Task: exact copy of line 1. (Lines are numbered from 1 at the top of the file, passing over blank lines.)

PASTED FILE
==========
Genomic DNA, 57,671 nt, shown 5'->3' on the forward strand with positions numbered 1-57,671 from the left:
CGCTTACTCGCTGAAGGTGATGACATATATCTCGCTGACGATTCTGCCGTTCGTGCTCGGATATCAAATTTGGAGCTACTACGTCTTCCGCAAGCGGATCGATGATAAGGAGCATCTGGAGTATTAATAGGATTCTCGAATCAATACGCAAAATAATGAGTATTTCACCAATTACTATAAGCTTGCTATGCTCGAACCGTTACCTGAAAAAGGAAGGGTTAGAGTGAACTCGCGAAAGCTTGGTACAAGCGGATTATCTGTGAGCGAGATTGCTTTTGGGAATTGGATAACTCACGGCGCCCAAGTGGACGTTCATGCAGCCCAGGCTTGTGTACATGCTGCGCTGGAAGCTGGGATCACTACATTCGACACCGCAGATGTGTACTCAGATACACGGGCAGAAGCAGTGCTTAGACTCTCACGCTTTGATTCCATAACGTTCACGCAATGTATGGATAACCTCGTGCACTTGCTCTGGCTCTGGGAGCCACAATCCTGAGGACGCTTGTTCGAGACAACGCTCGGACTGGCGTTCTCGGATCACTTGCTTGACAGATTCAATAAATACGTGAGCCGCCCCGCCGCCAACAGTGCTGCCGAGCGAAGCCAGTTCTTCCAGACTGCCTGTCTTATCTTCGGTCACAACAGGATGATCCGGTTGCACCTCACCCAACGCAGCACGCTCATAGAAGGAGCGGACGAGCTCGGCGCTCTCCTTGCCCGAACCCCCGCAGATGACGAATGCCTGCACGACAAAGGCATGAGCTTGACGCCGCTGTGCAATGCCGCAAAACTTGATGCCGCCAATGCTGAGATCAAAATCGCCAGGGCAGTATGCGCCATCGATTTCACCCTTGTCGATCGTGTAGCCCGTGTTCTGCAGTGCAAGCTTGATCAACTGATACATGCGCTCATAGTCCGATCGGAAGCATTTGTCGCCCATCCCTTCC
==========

Genomic DNA, 57,671 nt, shown 5'->3' on the forward strand with positions numbered 1-57,671 from the left: